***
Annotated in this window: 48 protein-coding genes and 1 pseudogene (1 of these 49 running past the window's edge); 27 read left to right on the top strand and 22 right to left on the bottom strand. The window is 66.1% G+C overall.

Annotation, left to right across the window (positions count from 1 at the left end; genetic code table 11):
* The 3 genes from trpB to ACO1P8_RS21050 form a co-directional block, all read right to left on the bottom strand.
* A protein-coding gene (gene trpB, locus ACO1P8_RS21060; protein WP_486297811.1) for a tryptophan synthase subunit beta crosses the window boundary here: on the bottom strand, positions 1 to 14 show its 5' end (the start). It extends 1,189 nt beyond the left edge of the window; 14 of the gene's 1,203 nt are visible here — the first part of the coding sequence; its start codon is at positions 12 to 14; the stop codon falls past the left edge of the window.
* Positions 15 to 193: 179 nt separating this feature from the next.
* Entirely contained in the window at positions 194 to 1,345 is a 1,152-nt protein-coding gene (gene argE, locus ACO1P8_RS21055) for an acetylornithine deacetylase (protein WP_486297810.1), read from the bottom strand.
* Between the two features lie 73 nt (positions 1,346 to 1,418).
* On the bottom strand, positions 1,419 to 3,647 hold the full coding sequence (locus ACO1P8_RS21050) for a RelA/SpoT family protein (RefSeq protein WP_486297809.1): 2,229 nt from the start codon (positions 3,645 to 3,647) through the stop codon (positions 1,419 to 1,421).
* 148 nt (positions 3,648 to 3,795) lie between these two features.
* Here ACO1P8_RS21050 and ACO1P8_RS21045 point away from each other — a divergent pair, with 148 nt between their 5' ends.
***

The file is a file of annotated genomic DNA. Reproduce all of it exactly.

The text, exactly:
Annotated in this window: 48 protein-coding genes and 1 pseudogene (1 of these 49 running past the window's edge); 27 read left to right on the top strand and 22 right to left on the bottom strand. The window is 66.1% G+C overall.

Annotation, left to right across the window (positions count from 1 at the left end; genetic code table 11):
* The 3 genes from trpB to ACO1P8_RS21050 form a co-directional block, all read right to left on the bottom strand.
* A protein-coding gene (gene trpB, locus ACO1P8_RS21060; protein WP_486297811.1) for a tryptophan synthase subunit beta crosses the window boundary here: on the bottom strand, positions 1 to 14 show its 5' end (the start). It extends 1,189 nt beyond the left edge of the window; 14 of the gene's 1,203 nt are visible here — the first part of the coding sequence; its start codon is at positions 12 to 14; the stop codon falls past the left edge of the window.
* Positions 15 to 193: 179 nt separating this feature from the next.
* Entirely contained in the window at positions 194 to 1,345 is a 1,152-nt protein-coding gene (gene argE, locus ACO1P8_RS21055) for an acetylornithine deacetylase (protein WP_486297810.1), read from the bottom strand.
* Between the two features lie 73 nt (positions 1,346 to 1,418).
* On the bottom strand, positions 1,419 to 3,647 hold the full coding sequence (locus ACO1P8_RS21050) for a RelA/SpoT family protein (RefSeq protein WP_486297809.1): 2,229 nt from the start codon (positions 3,645 to 3,647) through the stop codon (positions 1,419 to 1,421).
* 148 nt (positions 3,648 to 3,795) lie between these two features.
* Here ACO1P8_RS21050 and ACO1P8_RS21045 point away from each other — a divergent pair, with 148 nt between their 5' ends.